This FAQ page has common questions about choosing
senior care and paying for senior care.
FAQ About Choosing Senior Care
Q. How do I know it’s the right time to begin
looking for long term care services?
A. This can depend on a variety of factors. Your loved one
may be unable to manage routine tasks and may be at great
risk when they try. For personal reasons, you may not be able
to provide a high level of care for this individual. If you
feel overly stressed or physically unable to keep up with
the demands for caregiving, you may want to seek advice from
a doctor or other health professionals in your community.
Senior Care Assessment
Tool found on this web site is a valuable resource for
people struggling with issues of caring for an elderly loved
one. We know that this may be a difficult, confusing, and
emotional time for any family. We hope that our assessment
tool can provide you with some guidance. After you answer
the 11 questions on the web tool, you will be provided with
a list of options that may best suit the kind of care that
your loved one may need.
Sometimes just opening a dialogue with your loved one can
be helpful. Now is the best time to begin gathering information
and preparing for the future – sometimes the person
you care for can help you sort out these critical issues.
This may also be the perfect time to look into the status
of the individual’s health care proxy, will and power
Q. What options do I have if my loved one is in the
hospital and needs extra care after the hospital stay?
A. Many families don’t realize that they have the right
to choose a senior care facility for a loved one in a hospital
who needs to be transferred within days. Often the physician
and discharge planner will suggest a specific care setting
that has availability. But if you have a preference –
such as a facility close to you or one that a family member
or friend has recommended – you should contact that
facility immediately and ask about availability. In
addition to this option, you could choose to bring your loved
one home with homecare. Ask the hospital discharge planner
for recommendations on home care providers. This process can
also be used in identifying a senior care facility.
Q. What questions should I ask?
A. The questions contained in the Senior
Care Assessment Tool on this site provide an excellent
starting point to assess a challenging caregiving situation.
When enlisting the services of a senior care provider, you
will need to ask questions about cost; the services that the
provider will offer on a regular basis; the expectations for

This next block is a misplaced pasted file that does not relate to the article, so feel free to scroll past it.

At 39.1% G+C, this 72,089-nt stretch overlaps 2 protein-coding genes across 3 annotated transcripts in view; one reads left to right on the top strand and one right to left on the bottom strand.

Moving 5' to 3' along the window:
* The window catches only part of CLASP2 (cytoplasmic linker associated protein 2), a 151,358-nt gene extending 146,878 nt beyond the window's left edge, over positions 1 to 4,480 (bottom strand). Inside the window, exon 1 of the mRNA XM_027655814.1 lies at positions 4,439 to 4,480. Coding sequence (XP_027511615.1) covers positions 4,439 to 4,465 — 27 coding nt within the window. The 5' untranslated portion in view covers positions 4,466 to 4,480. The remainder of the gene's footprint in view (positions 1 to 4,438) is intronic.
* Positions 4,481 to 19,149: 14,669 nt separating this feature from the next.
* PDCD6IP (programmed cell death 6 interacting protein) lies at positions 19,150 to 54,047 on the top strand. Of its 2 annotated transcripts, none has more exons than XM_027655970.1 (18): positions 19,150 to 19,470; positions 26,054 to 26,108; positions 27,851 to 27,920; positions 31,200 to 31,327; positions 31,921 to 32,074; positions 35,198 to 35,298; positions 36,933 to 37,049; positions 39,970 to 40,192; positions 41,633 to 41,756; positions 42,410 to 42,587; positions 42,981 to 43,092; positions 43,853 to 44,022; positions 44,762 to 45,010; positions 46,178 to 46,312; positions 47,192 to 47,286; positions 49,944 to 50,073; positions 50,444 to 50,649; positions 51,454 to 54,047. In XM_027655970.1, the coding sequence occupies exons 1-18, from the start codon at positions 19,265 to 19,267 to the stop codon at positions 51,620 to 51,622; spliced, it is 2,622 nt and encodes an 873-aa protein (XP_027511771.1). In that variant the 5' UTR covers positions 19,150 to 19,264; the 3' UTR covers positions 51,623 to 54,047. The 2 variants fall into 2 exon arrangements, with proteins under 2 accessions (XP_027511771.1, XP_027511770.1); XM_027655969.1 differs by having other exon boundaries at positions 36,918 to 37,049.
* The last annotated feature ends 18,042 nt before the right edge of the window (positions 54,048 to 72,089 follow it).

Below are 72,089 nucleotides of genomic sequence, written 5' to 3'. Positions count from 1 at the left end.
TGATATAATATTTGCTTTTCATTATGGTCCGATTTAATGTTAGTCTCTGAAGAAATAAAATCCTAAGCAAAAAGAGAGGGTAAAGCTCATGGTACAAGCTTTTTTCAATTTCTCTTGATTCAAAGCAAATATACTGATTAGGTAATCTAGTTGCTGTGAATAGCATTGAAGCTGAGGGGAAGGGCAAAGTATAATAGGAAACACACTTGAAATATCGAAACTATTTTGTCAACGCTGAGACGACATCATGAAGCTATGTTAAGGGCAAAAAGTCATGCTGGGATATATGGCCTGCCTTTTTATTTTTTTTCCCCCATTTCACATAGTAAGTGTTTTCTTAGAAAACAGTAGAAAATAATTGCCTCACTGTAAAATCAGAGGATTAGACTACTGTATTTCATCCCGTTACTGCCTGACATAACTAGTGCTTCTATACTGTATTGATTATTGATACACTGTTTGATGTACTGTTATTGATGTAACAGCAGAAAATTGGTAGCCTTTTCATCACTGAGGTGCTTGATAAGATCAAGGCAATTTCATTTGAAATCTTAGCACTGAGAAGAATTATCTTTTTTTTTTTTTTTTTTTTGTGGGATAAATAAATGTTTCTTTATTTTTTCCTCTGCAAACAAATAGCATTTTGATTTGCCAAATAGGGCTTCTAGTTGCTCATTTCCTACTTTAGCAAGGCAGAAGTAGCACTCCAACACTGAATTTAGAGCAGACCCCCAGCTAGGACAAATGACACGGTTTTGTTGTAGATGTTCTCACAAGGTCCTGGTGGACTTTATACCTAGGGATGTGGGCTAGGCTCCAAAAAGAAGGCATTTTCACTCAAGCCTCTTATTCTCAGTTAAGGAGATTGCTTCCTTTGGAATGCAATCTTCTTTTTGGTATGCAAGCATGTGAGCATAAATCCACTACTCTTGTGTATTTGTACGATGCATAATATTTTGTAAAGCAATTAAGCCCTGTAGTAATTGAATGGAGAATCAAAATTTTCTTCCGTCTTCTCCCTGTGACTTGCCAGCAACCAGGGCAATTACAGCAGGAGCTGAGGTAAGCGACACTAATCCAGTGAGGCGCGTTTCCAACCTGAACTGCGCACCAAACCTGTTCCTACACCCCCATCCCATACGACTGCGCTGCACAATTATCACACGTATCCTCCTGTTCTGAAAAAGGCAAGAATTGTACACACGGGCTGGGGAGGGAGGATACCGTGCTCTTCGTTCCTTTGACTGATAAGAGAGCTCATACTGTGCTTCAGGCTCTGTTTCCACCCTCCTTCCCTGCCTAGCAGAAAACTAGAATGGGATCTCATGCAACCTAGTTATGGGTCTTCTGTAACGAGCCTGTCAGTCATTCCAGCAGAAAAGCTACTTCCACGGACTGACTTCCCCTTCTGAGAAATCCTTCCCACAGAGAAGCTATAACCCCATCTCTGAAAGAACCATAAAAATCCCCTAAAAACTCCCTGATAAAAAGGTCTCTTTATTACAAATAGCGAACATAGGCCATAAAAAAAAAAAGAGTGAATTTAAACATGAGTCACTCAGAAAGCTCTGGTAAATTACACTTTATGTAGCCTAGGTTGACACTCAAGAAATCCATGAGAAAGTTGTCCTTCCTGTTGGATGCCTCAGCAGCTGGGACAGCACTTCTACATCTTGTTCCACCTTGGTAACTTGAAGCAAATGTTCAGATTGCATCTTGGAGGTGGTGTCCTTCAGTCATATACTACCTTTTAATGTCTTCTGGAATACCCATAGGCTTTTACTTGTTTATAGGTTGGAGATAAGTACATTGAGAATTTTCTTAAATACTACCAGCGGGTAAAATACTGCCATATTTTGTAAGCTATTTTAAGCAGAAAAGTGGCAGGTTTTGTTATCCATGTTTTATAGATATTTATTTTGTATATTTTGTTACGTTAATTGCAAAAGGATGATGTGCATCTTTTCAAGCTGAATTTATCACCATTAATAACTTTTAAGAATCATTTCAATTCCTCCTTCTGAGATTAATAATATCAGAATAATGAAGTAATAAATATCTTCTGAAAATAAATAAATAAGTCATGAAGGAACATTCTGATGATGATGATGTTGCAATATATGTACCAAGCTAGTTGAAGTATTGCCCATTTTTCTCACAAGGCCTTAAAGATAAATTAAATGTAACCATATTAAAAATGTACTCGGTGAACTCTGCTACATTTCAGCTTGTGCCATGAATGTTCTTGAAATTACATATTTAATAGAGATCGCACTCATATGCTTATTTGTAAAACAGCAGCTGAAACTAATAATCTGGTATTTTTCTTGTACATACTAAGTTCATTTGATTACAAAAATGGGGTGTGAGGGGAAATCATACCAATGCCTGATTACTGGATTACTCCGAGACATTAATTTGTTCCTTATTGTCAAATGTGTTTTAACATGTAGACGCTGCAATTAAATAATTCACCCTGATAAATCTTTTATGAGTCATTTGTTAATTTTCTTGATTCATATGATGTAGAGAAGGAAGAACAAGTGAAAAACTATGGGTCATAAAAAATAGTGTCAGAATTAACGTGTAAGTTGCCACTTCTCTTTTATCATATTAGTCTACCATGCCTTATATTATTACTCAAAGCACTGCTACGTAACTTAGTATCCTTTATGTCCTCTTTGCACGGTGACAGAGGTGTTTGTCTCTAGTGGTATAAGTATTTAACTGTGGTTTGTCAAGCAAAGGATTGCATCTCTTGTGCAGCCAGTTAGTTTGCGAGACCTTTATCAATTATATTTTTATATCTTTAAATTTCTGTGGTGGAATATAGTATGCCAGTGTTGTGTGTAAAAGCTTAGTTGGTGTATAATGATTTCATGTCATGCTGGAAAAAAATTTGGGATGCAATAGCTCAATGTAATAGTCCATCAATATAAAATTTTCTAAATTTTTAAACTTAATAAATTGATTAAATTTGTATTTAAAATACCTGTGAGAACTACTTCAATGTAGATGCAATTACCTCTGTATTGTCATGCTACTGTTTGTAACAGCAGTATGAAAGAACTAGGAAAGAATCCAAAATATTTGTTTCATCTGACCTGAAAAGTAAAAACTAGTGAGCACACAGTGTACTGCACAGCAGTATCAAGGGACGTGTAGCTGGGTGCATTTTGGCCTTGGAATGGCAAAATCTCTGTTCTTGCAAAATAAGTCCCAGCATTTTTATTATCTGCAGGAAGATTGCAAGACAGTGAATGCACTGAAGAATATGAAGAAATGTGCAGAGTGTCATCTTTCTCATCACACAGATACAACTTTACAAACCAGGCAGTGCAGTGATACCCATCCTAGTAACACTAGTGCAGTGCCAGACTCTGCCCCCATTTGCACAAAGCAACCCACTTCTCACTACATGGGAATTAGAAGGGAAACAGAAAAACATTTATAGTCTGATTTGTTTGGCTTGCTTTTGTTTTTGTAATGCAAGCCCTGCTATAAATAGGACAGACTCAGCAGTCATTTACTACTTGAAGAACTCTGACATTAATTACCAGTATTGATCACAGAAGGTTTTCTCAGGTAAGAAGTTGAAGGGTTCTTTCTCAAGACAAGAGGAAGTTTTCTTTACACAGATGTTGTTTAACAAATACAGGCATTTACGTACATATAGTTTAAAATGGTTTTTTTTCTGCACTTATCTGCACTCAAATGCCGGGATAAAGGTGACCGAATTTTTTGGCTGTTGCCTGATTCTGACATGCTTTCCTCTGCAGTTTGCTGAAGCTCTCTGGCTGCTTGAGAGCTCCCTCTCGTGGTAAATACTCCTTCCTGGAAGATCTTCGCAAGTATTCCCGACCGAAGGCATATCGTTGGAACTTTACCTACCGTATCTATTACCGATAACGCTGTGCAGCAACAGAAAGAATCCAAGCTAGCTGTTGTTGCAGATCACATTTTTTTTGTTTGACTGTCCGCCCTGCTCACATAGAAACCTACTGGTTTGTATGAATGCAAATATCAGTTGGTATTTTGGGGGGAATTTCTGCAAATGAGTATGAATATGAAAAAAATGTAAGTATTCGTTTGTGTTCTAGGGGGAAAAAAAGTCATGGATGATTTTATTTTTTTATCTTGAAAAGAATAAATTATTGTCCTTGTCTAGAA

how their services will help you and your family; and steps
you can take to make sure the delivery of care remains consistent.
FAQ About Paying for Senior Care
is a valuable asset when you try to plan for the future, especially
in light of the fact that costs associated with all forms
of health care are on the rise. Individuals and families must
educate themselves on the financial realities of senior care
services and anticipate the needs of aging.
Use the following information to gain a basic understanding
of the financial options available to pay for senior care.
To find out more, utilize the resources on this web site or
consult with your financial advisor or attorney.
The senior or his/her family pays for services from personal
income, including savings, pensions and other resources. Personal
assets are the first consideration when determining ability
to pay for senior care services.
Long Term Care Insurance
Long term care insurance offers a way for individuals to
maintain control of their assets and to retain the choice
in where they receive services. This insurance covers hospice
care and various levels of services in nursing facilities
and adult care facilities. In addition, some policies will
cover home health care services, respite care and adult day
Several insurers in New York State offer long term care insurance
policies, and New York has a special program called the NYS
Partnership. Partnership policies allow individuals to purchase
three years of coverage with the expectation that they will
be eligible for Medicaid once their insurance coverage is
Premiums for long term care insurance vary widely based
upon the age and medical condition of the applicant and the
deductibles that the applicant is willing to pay. Experts